Omar Sosa An East African Journey
Review by Michael Stone
w/ Steven Sogo "Kwa Nyogokuru Revisted"
In 2009, Omar Sosa’s French booking agent set up an eight-country tour of East Africa, supported by the Alliance Française and documented by a French film team. Joining Sosa were two of his recurrent collaborators, singer Mola Sylla (Senegal) and bassist Childo Tomas (Mozambique). The tour resulted in the film documentary “Souvenirs d’Afrique,” and an evocative trove of recordings by local traditional artists during each of the tour stops.
As Sosa himself predicted in 2010, a busy touring and recording schedule ultimately delayed this title’s realization for a decade. Sosa and Steve Argüelles, his Paris-based co-producer, took up the East African project again while finalizing Transparent Water, Sosa’s singular collaboration with Senegalese singer, percussionist, and kora master Seckou Keita. In Paris, Sosa added piano, Argüelles added tasteful and restrained drums and percussion, all augmented by the work of bassist and synth player Christophe Minck.
Omar Sosa, Steve Argüelles, Rajery, Christophe Minck, Olith Ratego, Alan Souza
The consequence of close and sympathetic listening across half a continent, An East African Journey achieves what few so-called “world music” undertakings ever manage. Sosa’s playing is restrained throughout, engaging with, augmenting, and building upon the subtle creations of his artistic partners, rather than using their striking and diverse talents as mere spice for his own work. What makes this title still more compelling is its departure from European and North American artists’ more typical turn to West Africa for genre-bounding musical inspiration.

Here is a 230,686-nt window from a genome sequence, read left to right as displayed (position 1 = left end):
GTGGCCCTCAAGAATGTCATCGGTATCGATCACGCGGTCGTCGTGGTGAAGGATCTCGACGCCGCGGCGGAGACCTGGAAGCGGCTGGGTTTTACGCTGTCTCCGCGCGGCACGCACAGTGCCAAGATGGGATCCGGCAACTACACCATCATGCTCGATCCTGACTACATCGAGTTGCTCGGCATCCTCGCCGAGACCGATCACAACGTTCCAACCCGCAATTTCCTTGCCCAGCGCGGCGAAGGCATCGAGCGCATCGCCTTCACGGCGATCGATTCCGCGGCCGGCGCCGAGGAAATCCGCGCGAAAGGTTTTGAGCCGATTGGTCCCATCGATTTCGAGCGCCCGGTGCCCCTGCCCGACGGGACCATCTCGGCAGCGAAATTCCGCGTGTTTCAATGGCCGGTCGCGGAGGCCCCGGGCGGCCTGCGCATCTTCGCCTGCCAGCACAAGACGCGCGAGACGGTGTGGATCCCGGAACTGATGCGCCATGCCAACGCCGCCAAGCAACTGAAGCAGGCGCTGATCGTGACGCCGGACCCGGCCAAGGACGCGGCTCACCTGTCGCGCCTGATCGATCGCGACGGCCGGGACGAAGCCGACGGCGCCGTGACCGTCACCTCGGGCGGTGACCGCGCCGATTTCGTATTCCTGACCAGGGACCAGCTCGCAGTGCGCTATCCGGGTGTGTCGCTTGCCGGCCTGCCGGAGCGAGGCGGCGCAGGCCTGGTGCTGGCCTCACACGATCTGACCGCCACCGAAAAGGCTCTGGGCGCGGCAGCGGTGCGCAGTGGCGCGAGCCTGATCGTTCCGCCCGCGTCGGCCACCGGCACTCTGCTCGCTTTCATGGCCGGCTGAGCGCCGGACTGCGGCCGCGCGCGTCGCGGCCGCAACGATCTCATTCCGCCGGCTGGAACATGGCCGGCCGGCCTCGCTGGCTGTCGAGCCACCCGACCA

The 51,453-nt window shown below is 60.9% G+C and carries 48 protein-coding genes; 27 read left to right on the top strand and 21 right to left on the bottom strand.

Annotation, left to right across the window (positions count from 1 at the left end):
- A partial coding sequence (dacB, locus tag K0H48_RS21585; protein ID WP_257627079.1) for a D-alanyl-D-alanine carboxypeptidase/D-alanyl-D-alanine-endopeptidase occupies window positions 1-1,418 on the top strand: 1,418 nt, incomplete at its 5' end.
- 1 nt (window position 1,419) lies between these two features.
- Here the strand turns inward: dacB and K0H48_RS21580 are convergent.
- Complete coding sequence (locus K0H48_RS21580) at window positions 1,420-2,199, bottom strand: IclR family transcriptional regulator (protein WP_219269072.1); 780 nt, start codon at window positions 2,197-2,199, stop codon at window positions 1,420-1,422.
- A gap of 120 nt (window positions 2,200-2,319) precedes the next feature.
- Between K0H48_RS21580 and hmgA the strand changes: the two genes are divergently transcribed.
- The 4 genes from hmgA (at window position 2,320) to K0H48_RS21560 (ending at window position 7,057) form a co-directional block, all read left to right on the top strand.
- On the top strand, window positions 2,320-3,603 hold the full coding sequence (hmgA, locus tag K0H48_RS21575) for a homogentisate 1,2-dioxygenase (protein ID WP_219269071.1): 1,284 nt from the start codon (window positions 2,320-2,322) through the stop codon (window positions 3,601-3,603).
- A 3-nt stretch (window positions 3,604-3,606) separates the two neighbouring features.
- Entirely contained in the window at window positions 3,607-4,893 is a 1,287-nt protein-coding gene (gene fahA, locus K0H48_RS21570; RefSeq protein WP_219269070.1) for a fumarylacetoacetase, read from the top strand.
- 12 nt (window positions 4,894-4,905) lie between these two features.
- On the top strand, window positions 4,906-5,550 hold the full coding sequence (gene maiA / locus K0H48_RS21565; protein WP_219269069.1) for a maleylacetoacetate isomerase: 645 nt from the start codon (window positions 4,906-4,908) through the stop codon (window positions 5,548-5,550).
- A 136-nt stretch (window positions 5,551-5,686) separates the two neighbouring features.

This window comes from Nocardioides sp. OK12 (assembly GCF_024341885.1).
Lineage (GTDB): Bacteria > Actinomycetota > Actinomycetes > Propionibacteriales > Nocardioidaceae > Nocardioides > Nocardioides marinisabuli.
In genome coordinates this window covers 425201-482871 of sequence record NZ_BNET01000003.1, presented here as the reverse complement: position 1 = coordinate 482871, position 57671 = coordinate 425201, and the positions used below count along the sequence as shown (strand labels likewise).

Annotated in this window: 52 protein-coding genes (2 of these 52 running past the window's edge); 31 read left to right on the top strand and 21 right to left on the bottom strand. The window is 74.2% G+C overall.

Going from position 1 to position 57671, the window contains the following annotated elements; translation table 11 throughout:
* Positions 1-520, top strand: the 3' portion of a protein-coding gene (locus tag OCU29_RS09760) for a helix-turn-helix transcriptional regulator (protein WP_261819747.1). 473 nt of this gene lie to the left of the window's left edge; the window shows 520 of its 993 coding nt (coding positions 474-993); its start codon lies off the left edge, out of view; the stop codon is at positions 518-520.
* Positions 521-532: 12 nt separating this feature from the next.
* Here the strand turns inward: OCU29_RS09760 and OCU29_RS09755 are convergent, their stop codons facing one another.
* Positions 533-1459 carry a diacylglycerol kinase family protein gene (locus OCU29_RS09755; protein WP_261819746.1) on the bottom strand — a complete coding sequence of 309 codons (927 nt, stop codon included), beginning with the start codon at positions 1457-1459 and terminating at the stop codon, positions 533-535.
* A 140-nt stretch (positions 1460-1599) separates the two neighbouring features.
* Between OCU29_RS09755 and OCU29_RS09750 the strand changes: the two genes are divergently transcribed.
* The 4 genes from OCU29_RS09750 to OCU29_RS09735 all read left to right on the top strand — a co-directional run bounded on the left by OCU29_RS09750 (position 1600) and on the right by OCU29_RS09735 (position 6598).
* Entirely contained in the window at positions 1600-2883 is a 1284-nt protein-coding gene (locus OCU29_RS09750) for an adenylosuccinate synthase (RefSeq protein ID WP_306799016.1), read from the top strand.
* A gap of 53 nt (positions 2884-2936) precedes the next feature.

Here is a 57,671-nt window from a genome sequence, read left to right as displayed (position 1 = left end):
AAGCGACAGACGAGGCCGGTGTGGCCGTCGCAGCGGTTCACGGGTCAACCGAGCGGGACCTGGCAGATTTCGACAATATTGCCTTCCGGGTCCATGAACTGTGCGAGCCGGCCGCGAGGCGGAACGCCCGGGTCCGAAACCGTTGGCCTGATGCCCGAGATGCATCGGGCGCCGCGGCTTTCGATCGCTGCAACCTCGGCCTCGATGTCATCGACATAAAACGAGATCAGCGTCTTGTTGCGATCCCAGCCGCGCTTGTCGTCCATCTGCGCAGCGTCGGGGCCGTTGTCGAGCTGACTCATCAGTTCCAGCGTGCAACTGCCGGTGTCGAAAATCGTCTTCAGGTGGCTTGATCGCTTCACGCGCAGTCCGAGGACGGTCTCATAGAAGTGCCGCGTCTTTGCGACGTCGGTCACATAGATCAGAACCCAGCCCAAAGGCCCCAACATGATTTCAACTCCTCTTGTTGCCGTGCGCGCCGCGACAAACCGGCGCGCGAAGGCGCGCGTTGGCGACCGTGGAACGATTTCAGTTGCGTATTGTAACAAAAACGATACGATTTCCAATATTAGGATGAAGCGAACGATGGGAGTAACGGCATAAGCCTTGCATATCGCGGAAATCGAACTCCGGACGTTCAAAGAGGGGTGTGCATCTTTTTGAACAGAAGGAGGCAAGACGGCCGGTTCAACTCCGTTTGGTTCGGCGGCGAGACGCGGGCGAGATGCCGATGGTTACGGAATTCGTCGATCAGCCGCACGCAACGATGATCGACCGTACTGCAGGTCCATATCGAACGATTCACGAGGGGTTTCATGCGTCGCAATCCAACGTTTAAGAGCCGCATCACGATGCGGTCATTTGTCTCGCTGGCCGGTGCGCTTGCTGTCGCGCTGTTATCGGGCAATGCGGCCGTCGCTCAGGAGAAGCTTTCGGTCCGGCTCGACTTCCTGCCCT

w/ Seleshe Damessae "Che Che" (excerpt)
Consider “Che Che,” krar (5–string Ethiopian lyre) player and singer Seleshe Damessae’s nonpareil vocal evocation of a galloping horse. Just as unlikely is Sosa’s engagement with the late Monja Mahafay of Madagascar, who sings and plays marovany (24–string box zither) and lokanga (3–string violin), the latter on “Sabo,” whose rhythmic exhalations invoke the spirits who carry the deceased to the realm of the ancestors.
w/ Abel Ntalasha"Shibinda" (excerpt)
Every piece here is its own revelation, dawning more fully with each new listening. The spirit of relaxed, knowing collaboration comes across joyfully on “Shibinda,” with Abel Ntalasha , a Zambian singer and player of the kalumbu, an instrument reminiscent of the Brazilian berimbau. We hear the banter between the musicians on an endless percussive loop that would be equally at home in an all-night Cuban rumba session. Closing the album is Mauritius ravanne (frame drum) player Menwar on the meditative “Ravann Dan Jazz,” as good an indication as we may have of Sosa’s next unpredictable horizon.
w/ Menwar "Ravanna Dan Jazz"
Different still from the preceding is the sonic chemistry between Sosa and Madagascar’s Rajery (vocals and valiha, an 18–string bamboo-tube zither) on “Tsiaro Tsara,” “Veloma E,” and “Dadilahy,” each unique yet perhaps together the tracks most readily accessible to those seeking beyond the aural bounds of Western musical convention.
w/ Rajery "Tsiaro Tsara" (excerpt)
But to say that risks diminishing the animate genius of An East African Journey, only the latest expression of Omar Sosa’s determination never to play the same thing twice.
Editor's note: we just learned that Monja Mahafay passed February 2nd at the age of 51.
An East African Journey is our selection for Music of the Month for February, 2021
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